Adult winter gear

I’m happy here because I’m warm and mostly dry.

Often we spend so much time focusing on how to dress our children for outdoor winter adventures, we forget that we as caregivers need to focus on us as well. I’ve learned the hard way (multiple times) about dressing and layering for the weather.

In April 2011, I decided to run my first Tough Mudder. I wore a cotton tank top and shorts to an early, wet, cold spring event. I enjoyed my time but I know I had issues because I wasn’t wearing gear that worked for what I was doing. As I started to do more obstacle courses and moved into long events like GORUCKs, I had to get my gear and layering on point. I was constantly wet, cold and shivering. Things had to change. So, I experimented with gear during training until I had successfully figured it out.

Here are a few things that I have learned:

  • Cotton is rotten. If you can avoid cotton, do it. Cotton is absorbent (highly in fact) and doesn’t wick moisture away from the skin. If moisture stays next to your body, you become colder. Try things like wicking technical fabrics or merino wool. Technical fabrics are designed to wick sweat away from the body and keep you dry. This is great, asimg_20160206_222808 it pulls moisture away from the skin, allows it to evaporate, and helps prevent chafing. Merino wool also wicks away moisture but it’s slower. The advantage is that merino wool is typically warmer and less stinky. Both merino wool and technical fabrics have good points about each. This article may help you decide which is right for you. 
  • Layer, layer, layer. I think base wicking layer, mid warming layer, and outer weather resistant layer. Think of this W trifecta as the starting point. Experiment in different temperatures and weather conditions. Is it moderately cold but very windy? Might need something extra. Remember, you can always remove a layer, but you can’t add so it’s better to start off with too many layers than not enough.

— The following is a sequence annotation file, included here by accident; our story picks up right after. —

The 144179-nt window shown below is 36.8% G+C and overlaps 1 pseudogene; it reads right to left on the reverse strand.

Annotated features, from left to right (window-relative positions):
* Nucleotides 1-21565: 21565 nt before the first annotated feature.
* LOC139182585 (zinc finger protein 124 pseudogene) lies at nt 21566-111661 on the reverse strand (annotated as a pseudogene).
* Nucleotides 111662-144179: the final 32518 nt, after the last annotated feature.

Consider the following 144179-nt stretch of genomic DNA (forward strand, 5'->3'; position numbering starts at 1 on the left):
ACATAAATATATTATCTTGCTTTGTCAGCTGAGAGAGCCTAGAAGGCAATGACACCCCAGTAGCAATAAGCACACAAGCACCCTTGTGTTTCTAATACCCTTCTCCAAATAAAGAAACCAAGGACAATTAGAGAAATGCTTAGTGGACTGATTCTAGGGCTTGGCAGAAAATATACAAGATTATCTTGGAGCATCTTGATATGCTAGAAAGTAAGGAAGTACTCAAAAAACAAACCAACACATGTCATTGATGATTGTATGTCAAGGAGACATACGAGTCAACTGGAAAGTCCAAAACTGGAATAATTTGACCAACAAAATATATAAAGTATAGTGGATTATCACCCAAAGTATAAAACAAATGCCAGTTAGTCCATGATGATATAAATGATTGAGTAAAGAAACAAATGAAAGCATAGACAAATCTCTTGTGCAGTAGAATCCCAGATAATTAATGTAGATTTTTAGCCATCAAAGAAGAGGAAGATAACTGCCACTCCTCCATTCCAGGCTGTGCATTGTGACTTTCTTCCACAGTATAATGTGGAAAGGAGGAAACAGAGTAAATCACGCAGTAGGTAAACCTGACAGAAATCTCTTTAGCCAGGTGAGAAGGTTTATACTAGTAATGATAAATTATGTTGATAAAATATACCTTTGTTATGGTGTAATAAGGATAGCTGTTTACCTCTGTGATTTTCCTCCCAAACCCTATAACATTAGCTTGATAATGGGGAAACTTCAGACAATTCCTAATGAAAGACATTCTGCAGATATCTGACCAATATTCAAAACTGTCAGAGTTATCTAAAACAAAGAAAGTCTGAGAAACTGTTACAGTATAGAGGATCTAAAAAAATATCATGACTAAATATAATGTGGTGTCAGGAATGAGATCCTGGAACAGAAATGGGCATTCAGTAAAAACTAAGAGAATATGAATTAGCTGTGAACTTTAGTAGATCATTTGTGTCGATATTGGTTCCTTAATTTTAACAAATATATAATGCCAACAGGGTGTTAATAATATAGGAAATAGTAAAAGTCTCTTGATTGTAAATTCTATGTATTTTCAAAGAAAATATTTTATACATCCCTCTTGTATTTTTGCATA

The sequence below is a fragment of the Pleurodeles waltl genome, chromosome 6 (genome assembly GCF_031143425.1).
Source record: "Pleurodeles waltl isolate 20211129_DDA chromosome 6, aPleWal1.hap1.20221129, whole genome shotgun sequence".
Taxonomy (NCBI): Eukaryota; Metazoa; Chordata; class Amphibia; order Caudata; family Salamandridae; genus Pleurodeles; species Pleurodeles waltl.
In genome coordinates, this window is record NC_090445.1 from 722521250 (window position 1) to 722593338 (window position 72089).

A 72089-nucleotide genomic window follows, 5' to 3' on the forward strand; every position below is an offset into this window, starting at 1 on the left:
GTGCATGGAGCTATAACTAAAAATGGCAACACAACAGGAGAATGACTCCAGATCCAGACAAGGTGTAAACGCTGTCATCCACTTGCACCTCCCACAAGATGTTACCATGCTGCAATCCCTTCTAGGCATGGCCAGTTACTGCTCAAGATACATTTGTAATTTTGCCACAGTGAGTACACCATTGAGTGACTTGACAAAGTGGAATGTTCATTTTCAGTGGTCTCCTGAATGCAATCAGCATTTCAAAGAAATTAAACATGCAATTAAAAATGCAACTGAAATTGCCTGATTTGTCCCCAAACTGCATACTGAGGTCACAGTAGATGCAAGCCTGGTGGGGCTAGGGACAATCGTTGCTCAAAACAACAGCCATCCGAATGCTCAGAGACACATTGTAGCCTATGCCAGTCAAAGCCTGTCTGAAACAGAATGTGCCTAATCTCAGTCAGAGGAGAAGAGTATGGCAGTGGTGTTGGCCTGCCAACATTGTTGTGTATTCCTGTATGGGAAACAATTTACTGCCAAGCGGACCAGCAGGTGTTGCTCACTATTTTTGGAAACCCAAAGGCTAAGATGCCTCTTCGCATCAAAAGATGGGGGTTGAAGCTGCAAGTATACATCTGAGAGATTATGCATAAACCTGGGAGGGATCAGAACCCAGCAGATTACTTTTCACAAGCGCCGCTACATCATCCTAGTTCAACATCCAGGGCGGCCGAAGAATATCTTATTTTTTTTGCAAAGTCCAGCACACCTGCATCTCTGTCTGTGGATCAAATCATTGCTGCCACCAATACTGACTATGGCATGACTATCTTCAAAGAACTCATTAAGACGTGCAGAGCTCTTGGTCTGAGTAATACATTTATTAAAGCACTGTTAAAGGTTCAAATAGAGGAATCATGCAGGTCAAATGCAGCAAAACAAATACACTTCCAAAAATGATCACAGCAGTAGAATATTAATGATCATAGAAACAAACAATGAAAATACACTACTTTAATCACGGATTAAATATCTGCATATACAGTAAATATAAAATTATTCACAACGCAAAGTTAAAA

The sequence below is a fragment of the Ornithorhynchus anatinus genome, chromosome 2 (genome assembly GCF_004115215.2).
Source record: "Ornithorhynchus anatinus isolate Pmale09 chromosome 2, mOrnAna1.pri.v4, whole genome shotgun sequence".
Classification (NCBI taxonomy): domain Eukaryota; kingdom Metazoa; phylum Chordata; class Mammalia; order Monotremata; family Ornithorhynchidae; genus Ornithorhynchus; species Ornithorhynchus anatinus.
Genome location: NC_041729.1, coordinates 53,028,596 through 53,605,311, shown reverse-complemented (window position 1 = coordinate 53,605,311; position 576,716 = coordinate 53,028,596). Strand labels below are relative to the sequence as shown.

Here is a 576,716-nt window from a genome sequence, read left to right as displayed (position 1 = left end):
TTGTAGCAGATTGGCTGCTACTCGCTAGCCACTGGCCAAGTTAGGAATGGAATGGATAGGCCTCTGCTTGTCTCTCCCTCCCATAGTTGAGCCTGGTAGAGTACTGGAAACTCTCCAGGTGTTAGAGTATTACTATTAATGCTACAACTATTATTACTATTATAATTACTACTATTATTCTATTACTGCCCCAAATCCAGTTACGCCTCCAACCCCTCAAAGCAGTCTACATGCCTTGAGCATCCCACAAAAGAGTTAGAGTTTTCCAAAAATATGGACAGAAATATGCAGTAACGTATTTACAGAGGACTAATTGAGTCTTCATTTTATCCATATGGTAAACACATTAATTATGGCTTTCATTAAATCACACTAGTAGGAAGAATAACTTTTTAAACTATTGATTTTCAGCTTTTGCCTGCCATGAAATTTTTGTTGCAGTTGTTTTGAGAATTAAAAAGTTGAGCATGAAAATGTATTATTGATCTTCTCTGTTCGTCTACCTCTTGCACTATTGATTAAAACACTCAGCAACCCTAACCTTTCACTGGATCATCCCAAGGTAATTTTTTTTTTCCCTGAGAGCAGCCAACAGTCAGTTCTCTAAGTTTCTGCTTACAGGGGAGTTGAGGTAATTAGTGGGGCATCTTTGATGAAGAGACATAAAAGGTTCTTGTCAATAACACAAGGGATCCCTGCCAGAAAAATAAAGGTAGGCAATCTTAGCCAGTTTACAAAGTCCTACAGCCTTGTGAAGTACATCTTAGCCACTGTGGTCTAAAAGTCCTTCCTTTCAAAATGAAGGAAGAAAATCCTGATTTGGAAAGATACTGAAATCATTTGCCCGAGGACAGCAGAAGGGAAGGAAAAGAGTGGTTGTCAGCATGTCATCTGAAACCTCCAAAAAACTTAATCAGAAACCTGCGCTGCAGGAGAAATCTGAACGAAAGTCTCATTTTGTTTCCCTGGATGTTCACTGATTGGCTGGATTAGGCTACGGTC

• Babies are hot. If you are carrying your child on the trail, remember that you are sharing body heat. When I know I will be carrying my daughter the entire time, I think of her as my warming layer. Sharing body heat is great for infants in the winter as it helps regulate their temperature as well.
  • Breastfeeding? Think about clothing that you can zip up and down. I’m currently in love with my half zip fleece that has a high collar. I keep warm and there is easy access for nursing.
  • Splurge on good gear. Good gear will last you longer. If I’m going to spend money, I want it to last more than one season. The purple leggings in the photo above… I’m still wearing them today. They might fit a bit snugger but they are still amazing for heading out into the cold.
  • If you can’t splurge put it on your holiday gift list. My mother in law has a habit of buying me amazing gear for the holidays (she bought that half zip fleece I’m currently in love with). This is a great way for your family and friends to support your hobbies. They know you will use it so it’s a win for everyone involved. Make specific gear recommendations so they know what you want.
  • Go on a walk in your neighborhood in your gear. Make sure to go for how long it takes for you to really exert yourself and start sweating. How comfortable are you? Do you need more gear or less? This is a great way to get your gear on point as the seasons change. I figure all my gear out on my morning walks with my dogs. It’s less than a mile and I won’t be be miserable if I didn’t layer right.
  • Don’t forget your feet. This is an area you should splurge in. If you live in a cold climate buy a great pair of cold weather hiking boots and some cushy, comfy, warm wool socks. If you have cold, uncomfortable won’t be hiking.

Remember hiking is more fun when everyone (including you!) is comfortable, warm, and dry.


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